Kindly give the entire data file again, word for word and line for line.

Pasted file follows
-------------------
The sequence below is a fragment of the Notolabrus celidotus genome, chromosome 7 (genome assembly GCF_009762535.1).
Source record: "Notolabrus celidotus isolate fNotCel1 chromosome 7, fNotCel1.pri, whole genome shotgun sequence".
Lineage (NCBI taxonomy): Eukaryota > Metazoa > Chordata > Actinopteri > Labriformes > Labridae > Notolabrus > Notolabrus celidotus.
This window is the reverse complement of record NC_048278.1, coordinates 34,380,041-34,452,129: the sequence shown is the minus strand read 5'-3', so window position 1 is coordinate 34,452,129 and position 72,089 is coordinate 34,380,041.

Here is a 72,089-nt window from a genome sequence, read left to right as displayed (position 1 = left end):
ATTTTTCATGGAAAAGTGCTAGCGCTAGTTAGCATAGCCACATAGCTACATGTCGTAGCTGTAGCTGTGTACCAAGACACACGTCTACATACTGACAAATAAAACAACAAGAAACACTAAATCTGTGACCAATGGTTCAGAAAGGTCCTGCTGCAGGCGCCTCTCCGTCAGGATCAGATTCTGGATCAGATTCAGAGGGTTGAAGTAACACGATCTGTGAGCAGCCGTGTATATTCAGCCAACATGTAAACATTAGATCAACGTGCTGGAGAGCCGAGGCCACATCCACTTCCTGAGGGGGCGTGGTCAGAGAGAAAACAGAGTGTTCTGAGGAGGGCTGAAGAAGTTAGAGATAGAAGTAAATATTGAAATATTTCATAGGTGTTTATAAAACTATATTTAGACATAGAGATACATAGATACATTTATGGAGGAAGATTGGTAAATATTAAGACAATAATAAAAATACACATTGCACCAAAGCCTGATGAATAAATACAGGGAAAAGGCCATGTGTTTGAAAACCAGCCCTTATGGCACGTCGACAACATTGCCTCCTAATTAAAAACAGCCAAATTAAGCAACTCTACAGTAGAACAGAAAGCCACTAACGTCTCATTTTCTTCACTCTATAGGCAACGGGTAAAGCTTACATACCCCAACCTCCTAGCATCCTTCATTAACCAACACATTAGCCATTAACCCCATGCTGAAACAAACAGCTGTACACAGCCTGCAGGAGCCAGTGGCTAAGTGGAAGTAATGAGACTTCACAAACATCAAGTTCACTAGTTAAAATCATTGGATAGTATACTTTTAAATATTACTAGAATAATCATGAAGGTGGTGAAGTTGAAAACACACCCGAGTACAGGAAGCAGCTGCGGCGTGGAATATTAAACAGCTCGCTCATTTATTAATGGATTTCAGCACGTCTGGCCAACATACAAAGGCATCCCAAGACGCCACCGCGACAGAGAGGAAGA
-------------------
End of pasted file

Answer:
The sequence below is a fragment of the Notolabrus celidotus genome, chromosome 7 (genome assembly GCF_009762535.1).
Source record: "Notolabrus celidotus isolate fNotCel1 chromosome 7, fNotCel1.pri, whole genome shotgun sequence".
Lineage (NCBI taxonomy): Eukaryota > Metazoa > Chordata > Actinopteri > Labriformes > Labridae > Notolabrus > Notolabrus celidotus.
This window is the reverse complement of record NC_048278.1, coordinates 34,380,041-34,452,129: the sequence shown is the minus strand read 5'-3', so window position 1 is coordinate 34,452,129 and position 72,089 is coordinate 34,380,041.

Here is a 72,089-nt window from a genome sequence, read left to right as displayed (position 1 = left end):
ATTTTTCATGGAAAAGTGCTAGCGCTAGTTAGCATAGCCACATAGCTACATGTCGTAGCTGTAGCTGTGTACCAAGACACACGTCTACATACTGACAAATAAAACAACAAGAAACACTAAATCTGTGACCAATGGTTCAGAAAGGTCCTGCTGCAGGCGCCTCTCCGTCAGGATCAGATTCTGGATCAGATTCAGAGGGTTGAAGTAACACGATCTGTGAGCAGCCGTGTATATTCAGCCAACATGTAAACATTAGATCAACGTGCTGGAGAGCCGAGGCCACATCCACTTCCTGAGGGGGCGTGGTCAGAGAGAAAACAGAGTGTTCTGAGGAGGGCTGAAGAAGTTAGAGATAGAAGTAAATATTGAAATATTTCATAGGTGTTTATAAAACTATATTTAGACATAGAGATACATAGATACATTTATGGAGGAAGATTGGTAAATATTAAGACAATAATAAAAATACACATTGCACCAAAGCCTGATGAATAAATACAGGGAAAAGGCCATGTGTTTGAAAACCAGCCCTTATGGCACGTCGACAACATTGCCTCCTAATTAAAAACAGCCAAATTAAGCAACTCTACAGTAGAACAGAAAGCCACTAACGTCTCATTTTCTTCACTCTATAGGCAACGGGTAAAGCTTACATACCCCAACCTCCTAGCATCCTTCATTAACCAACACATTAGCCATTAACCCCATGCTGAAACAAACAGCTGTACACAGCCTGCAGGAGCCAGTGGCTAAGTGGAAGTAATGAGACTTCACAAACATCAAGTTCACTAGTTAAAATCATTGGATAGTATACTTTTAAATATTACTAGAATAATCATGAAGGTGGTGAAGTTGAAAACACACCCGAGTACAGGAAGCAGCTGCGGCGTGGAATATTAAACAGCTCGCTCATTTATTAATGGATTTCAGCACGTCTGGCCAACATACAAAGGCATCCCAAGACGCCACCGCGACAGAGAGGAAGA